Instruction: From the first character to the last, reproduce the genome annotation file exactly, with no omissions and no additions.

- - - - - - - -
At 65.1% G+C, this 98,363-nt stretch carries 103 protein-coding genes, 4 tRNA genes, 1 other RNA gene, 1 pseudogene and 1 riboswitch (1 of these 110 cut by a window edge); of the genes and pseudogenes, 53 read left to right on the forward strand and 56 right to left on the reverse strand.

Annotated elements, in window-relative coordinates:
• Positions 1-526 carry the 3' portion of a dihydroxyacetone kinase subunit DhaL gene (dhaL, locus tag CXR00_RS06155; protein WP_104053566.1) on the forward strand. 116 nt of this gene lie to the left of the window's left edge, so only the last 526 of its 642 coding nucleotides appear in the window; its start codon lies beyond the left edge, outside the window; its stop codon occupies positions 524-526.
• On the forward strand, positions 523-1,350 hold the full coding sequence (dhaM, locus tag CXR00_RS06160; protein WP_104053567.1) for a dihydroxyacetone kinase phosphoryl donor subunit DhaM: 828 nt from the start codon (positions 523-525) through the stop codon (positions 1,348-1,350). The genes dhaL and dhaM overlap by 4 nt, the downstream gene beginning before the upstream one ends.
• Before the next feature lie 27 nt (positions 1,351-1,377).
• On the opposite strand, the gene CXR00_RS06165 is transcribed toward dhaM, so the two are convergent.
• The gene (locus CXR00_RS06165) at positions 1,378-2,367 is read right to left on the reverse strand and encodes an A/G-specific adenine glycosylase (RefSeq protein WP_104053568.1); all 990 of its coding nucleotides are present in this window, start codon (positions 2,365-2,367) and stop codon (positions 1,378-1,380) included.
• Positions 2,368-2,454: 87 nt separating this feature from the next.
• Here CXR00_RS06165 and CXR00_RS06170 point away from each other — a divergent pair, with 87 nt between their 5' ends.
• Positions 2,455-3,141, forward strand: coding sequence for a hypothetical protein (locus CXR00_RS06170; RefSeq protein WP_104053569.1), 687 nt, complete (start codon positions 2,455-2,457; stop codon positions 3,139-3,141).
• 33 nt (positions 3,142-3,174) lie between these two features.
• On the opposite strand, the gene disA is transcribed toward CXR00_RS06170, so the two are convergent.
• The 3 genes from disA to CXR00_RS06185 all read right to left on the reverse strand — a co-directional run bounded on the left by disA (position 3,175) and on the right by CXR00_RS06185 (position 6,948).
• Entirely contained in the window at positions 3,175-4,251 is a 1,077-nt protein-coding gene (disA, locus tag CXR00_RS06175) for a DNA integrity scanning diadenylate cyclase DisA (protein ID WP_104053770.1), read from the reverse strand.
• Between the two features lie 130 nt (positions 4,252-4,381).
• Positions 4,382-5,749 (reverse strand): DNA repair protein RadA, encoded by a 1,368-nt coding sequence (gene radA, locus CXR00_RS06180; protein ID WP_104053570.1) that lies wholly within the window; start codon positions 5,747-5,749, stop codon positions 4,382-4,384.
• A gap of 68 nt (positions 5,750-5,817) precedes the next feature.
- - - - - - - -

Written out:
At 65.1% G+C, this 98,363-nt stretch carries 103 protein-coding genes, 4 tRNA genes, 1 other RNA gene, 1 pseudogene and 1 riboswitch (1 of these 110 cut by a window edge); of the genes and pseudogenes, 53 read left to right on the forward strand and 56 right to left on the reverse strand.

Annotated elements, in window-relative coordinates:
• Positions 1-526 carry the 3' portion of a dihydroxyacetone kinase subunit DhaL gene (dhaL, locus tag CXR00_RS06155; protein WP_104053566.1) on the forward strand. 116 nt of this gene lie to the left of the window's left edge, so only the last 526 of its 642 coding nucleotides appear in the window; its start codon lies beyond the left edge, outside the window; its stop codon occupies positions 524-526.
• On the forward strand, positions 523-1,350 hold the full coding sequence (dhaM, locus tag CXR00_RS06160; protein WP_104053567.1) for a dihydroxyacetone kinase phosphoryl donor subunit DhaM: 828 nt from the start codon (positions 523-525) through the stop codon (positions 1,348-1,350). The genes dhaL and dhaM overlap by 4 nt, the downstream gene beginning before the upstream one ends.
• Before the next feature lie 27 nt (positions 1,351-1,377).
• On the opposite strand, the gene CXR00_RS06165 is transcribed toward dhaM, so the two are convergent.
• The gene (locus CXR00_RS06165) at positions 1,378-2,367 is read right to left on the reverse strand and encodes an A/G-specific adenine glycosylase (RefSeq protein WP_104053568.1); all 990 of its coding nucleotides are present in this window, start codon (positions 2,365-2,367) and stop codon (positions 1,378-1,380) included.
• Positions 2,368-2,454: 87 nt separating this feature from the next.
• Here CXR00_RS06165 and CXR00_RS06170 point away from each other — a divergent pair, with 87 nt between their 5' ends.
• Positions 2,455-3,141, forward strand: coding sequence for a hypothetical protein (locus CXR00_RS06170; RefSeq protein WP_104053569.1), 687 nt, complete (start codon positions 2,455-2,457; stop codon positions 3,139-3,141).
• 33 nt (positions 3,142-3,174) lie between these two features.
• On the opposite strand, the gene disA is transcribed toward CXR00_RS06170, so the two are convergent.
• The 3 genes from disA to CXR00_RS06185 all read right to left on the reverse strand — a co-directional run bounded on the left by disA (position 3,175) and on the right by CXR00_RS06185 (position 6,948).
• Entirely contained in the window at positions 3,175-4,251 is a 1,077-nt protein-coding gene (disA, locus tag CXR00_RS06175) for a DNA integrity scanning diadenylate cyclase DisA (protein ID WP_104053770.1), read from the reverse strand.
• Between the two features lie 130 nt (positions 4,252-4,381).
• Positions 4,382-5,749 (reverse strand): DNA repair protein RadA, encoded by a 1,368-nt coding sequence (gene radA, locus CXR00_RS06180; protein ID WP_104053570.1) that lies wholly within the window; start codon positions 5,747-5,749, stop codon positions 4,382-4,384.
• A gap of 68 nt (positions 5,750-5,817) precedes the next feature.